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By Ben Lavender, AFA/CFPCM , Private Wealth Advisers

As KiwiSaver turns eight years old, many people are starting to see tidy account balances accumulating. By now, you may also be beginning to realise that your KiwiSaver account probably won’t be enough on its own to meet your retirement goals, even after you add in any entitlement you may have to New Zealand Super. 

KiwiSaver funds are a low cost, mass-market solution based on high volume, low value transactions. Whilst it gives investors access to all of the major asset classes (and their returns) it also has restrictions on when you can access those funds, and for many is unlikely to meet their retirement income needs. So what other solutions are available?

To know the solution, you need to understand the problem. Questions such as, ‘How much money will I need by retirement age?’ depend on how much income will you need, and the more difficult question, ‘how long are you likely to live?’ The trends are clear. Through improved healthcare and lifestyle choices New Zealanders are living longer than before and are now much more active in their retirement years, pointing to a need for more funding rather than less.

If you are like many Kiwis, then you may want to purchase an investment property (residential or commercial). The key benefits of this approach come from the ability to borrow a substantial portion of the purchase price (leverage) as well as access to a potentially tax free capital gain on sale. Investors have a physical asset they can touch, smell and repair, with income determined by the rent they receive, the quality of the tenants and the quality of the building itself. Factors such as sales costs and time on market can mean that accessing capital sums may take longer than expected if you wish to avoid a ‘fire sale’, plus you will most likely need to sell the entire asset to release any cash at all.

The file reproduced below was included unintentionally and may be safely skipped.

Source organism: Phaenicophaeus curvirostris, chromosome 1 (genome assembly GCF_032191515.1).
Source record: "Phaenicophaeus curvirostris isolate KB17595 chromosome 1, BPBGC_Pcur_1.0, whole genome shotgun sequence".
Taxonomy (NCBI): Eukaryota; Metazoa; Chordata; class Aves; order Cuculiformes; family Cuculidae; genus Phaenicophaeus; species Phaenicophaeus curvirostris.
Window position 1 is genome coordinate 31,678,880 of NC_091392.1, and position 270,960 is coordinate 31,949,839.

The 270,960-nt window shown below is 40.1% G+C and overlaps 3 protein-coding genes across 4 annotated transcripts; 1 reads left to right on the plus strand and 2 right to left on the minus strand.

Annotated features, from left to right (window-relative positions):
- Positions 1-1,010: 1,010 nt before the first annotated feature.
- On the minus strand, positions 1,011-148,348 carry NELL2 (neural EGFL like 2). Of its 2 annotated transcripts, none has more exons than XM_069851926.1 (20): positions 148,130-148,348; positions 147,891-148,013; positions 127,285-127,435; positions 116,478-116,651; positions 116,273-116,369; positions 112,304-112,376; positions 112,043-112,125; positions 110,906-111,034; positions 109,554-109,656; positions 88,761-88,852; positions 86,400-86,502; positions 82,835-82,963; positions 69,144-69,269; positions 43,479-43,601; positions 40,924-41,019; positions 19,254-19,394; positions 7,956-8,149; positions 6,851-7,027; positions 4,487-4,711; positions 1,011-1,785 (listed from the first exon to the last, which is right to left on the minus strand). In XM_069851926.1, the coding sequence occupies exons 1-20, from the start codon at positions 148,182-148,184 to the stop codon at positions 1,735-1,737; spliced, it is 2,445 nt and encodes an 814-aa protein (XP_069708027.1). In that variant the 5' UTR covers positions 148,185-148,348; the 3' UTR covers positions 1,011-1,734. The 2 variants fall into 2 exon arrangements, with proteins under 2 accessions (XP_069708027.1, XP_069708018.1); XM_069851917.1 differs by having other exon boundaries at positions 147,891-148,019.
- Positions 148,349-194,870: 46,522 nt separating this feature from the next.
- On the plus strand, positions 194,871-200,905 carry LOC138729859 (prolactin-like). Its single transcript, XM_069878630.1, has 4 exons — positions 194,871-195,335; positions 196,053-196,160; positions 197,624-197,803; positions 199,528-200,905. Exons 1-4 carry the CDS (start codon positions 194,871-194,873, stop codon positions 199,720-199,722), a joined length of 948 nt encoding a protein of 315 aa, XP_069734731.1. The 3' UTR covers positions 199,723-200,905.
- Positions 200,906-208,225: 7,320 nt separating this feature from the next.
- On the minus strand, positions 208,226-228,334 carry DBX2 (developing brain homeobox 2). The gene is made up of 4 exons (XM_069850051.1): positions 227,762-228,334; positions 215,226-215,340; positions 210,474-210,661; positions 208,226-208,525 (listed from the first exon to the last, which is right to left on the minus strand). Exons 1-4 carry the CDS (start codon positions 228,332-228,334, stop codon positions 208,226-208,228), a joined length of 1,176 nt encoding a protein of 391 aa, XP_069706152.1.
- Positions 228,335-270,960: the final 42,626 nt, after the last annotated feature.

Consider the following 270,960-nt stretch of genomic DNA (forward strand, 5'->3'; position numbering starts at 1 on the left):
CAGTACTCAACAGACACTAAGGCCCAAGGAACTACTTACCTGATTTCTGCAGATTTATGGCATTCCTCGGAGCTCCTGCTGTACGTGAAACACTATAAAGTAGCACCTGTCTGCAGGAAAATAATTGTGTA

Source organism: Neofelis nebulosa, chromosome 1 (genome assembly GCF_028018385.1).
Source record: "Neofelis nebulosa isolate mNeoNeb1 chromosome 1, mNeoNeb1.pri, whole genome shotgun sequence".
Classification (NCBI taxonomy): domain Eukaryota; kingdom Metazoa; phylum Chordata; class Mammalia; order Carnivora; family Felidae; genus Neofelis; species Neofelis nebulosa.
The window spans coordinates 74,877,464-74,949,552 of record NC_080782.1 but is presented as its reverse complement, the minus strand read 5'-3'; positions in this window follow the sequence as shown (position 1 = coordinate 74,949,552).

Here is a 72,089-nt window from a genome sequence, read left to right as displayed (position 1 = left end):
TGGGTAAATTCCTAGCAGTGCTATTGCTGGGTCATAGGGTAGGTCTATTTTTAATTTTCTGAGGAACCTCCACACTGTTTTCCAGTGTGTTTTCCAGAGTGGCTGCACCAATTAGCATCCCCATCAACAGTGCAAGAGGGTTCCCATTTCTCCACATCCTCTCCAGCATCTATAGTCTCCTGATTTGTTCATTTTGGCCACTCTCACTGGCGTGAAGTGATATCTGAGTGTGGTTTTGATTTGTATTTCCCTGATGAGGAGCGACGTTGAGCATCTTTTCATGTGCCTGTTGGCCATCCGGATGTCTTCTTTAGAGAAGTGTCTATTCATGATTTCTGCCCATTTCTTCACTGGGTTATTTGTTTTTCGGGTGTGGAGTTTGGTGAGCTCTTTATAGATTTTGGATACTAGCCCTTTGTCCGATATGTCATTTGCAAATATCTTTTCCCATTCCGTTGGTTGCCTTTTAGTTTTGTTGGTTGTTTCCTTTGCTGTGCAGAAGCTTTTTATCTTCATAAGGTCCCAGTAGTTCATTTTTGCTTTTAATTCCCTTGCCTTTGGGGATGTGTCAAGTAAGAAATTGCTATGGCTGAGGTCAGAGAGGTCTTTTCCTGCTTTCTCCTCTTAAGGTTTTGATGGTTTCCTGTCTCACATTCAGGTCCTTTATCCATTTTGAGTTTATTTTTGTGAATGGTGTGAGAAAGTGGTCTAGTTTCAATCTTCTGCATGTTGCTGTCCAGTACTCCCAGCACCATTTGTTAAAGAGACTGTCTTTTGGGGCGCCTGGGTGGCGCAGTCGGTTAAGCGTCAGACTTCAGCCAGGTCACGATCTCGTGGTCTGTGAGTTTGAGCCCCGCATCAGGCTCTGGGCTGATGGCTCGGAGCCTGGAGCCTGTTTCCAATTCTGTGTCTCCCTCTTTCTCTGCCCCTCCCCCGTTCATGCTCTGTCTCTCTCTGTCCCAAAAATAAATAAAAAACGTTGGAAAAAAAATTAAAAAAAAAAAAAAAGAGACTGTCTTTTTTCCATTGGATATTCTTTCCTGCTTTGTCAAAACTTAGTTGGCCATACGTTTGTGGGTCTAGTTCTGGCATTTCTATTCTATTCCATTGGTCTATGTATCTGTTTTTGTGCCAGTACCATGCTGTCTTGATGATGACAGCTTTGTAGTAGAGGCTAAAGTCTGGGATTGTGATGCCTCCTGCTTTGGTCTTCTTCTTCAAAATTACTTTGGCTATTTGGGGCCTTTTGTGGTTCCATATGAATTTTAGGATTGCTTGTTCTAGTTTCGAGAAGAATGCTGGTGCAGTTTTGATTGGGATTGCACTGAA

Business ownership is an option that is significant to many New Zealanders. It is not uncommon for many full time employees to also have a direct interest in a self-sustained business such as a café, retail shop, service industry or online business. The strategy is to secure their regular income from the salaried position (often funding any business shortfall in the early years of establishment) while a spouse or partner aim for business growth - the end goal being a tangible asset, which can later be sold to help fund their retirement. 

You could also build your own investment portfolio through regular savings using shares, bonds, listed property and other alternative assets both locally and overseas. Ideally this approach requires a clearly defined strategy, as it is imperative that investors understand the level of risk they are taking on. A professional adviser can certainly assist here, ensuring that the strategy is appropriate for you, that the portfolio is adequately diversified, that it is complimentary to your ‘total’ retirement strategy, and that it is regularly reviewed. As an example, diversification is a great way to minimise losses but it can also minimise gains – it is a fine balancing act

Effective retirement planning is all about providing you with choices, the choice to enjoy your retirement how you want to. No one wants to be in a position after a long and productive working life where they find themselves unable to do the sorts of things they had always promised themselves whether that be to own a flash car, take regular trips to the theatre or a trip to Melbourne. Your job is to enjoy retirement; your adviser’s job is to make sure that happens.